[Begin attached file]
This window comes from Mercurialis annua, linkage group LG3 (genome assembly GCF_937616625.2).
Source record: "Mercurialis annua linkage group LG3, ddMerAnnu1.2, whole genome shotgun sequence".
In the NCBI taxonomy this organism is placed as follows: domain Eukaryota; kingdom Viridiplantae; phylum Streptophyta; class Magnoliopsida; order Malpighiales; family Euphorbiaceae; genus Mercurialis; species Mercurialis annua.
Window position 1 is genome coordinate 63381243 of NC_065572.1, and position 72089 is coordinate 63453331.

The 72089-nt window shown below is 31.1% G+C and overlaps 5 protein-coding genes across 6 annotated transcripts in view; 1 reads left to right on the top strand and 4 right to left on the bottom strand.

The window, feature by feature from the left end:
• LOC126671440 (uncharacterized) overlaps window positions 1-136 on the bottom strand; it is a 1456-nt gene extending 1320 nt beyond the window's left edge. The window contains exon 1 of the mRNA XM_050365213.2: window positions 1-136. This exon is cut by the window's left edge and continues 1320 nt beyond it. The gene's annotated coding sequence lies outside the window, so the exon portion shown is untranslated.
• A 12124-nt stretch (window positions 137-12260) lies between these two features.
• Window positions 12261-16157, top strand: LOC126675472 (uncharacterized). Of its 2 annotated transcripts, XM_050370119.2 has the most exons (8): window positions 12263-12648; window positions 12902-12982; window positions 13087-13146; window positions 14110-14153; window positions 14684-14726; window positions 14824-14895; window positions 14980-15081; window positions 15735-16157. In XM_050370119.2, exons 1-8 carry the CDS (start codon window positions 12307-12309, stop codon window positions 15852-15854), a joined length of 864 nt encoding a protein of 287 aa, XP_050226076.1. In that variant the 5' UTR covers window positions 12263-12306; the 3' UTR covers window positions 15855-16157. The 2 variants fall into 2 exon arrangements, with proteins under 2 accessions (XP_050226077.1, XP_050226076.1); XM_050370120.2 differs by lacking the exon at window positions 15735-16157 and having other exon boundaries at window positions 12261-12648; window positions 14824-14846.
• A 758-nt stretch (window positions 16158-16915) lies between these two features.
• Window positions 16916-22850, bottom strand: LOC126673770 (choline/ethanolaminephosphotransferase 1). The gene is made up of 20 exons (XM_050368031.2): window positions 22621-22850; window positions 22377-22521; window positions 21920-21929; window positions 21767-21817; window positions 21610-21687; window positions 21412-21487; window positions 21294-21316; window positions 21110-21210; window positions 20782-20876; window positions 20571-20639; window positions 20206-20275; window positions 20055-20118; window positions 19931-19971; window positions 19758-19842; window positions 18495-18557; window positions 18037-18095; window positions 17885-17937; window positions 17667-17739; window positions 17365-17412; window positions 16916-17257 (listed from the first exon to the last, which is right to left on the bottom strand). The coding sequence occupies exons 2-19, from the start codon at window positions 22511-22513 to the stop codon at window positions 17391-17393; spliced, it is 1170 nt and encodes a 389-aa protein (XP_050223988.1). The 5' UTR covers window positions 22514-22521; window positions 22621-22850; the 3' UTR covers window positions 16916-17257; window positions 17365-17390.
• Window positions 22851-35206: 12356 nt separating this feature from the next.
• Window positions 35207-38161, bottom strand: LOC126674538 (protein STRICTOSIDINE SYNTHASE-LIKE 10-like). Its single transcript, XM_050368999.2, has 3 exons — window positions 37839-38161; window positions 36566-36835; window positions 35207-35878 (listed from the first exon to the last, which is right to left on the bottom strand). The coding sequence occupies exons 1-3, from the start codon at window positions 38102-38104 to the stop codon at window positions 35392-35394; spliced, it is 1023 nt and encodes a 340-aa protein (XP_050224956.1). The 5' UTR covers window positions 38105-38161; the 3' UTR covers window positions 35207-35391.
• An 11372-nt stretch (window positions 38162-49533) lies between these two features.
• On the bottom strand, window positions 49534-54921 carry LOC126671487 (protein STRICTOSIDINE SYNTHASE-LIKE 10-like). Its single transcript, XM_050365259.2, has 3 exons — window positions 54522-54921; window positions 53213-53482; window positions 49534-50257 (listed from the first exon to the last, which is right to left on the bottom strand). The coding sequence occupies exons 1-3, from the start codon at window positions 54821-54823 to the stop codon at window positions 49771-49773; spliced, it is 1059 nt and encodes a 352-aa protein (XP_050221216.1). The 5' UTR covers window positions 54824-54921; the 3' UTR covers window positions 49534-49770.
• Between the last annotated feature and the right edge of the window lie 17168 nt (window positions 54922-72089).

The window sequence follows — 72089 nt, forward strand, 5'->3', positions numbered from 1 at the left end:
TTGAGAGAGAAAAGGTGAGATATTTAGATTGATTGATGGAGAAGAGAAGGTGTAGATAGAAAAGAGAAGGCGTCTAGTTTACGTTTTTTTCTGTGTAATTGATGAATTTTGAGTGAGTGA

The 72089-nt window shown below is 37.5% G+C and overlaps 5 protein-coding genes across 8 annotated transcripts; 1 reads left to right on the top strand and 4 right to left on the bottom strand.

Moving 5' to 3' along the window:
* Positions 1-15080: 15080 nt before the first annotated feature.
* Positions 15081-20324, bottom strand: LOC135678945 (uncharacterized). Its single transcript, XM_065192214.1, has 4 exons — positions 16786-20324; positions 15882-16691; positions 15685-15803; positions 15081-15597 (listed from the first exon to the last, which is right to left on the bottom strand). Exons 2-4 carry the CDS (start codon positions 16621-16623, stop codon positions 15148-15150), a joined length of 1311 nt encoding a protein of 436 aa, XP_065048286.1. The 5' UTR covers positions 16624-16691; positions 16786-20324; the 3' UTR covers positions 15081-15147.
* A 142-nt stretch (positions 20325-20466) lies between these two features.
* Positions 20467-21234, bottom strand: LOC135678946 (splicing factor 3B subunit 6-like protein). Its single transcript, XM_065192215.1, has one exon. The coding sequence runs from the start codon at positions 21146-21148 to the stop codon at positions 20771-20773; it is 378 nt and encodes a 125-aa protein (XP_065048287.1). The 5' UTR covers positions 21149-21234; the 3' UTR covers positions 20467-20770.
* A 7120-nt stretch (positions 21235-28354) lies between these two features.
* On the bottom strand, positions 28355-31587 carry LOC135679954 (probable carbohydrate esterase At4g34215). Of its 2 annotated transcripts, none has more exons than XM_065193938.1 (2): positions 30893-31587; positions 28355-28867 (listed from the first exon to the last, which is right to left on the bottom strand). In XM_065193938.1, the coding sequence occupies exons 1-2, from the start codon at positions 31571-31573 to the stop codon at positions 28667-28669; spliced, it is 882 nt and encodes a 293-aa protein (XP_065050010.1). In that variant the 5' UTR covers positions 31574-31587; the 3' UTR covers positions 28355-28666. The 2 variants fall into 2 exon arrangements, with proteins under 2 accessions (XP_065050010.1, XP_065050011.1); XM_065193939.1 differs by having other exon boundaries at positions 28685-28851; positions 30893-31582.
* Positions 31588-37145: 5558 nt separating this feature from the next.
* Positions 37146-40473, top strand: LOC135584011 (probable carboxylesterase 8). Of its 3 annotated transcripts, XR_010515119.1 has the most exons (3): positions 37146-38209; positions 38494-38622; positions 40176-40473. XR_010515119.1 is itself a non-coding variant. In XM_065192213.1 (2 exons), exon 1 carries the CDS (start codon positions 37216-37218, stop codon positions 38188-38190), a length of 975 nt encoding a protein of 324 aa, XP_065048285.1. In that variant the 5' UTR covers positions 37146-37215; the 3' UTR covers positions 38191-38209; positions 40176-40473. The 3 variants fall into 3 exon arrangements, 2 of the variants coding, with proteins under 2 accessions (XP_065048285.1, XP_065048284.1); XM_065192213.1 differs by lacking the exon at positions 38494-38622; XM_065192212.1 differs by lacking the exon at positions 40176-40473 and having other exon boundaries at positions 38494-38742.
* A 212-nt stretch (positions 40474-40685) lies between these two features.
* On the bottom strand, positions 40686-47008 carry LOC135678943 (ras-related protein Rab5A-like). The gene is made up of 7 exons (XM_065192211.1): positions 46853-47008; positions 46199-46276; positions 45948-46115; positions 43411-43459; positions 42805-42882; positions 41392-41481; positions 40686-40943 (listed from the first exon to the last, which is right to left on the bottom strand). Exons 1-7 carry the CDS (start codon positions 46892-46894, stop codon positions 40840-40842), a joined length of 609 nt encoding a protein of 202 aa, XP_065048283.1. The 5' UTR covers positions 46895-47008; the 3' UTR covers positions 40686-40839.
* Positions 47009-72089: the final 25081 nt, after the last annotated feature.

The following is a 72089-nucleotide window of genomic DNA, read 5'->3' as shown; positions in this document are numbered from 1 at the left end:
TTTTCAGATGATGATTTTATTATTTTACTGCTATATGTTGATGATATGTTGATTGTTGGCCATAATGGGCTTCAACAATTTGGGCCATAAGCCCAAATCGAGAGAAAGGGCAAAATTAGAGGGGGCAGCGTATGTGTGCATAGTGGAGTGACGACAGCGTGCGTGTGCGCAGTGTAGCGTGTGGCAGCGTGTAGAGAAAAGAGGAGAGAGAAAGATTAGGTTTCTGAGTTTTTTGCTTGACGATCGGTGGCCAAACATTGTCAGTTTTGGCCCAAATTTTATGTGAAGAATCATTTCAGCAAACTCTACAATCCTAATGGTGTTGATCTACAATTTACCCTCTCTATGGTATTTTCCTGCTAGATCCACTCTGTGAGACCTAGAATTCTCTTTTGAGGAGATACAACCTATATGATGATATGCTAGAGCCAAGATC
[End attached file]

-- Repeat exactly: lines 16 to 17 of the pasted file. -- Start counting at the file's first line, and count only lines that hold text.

• Between the last annotated feature and the right edge of the window lie 17168 nt (window positions 54922-72089).

The window sequence follows — 72089 nt, forward strand, 5'->3', positions numbered from 1 at the left end: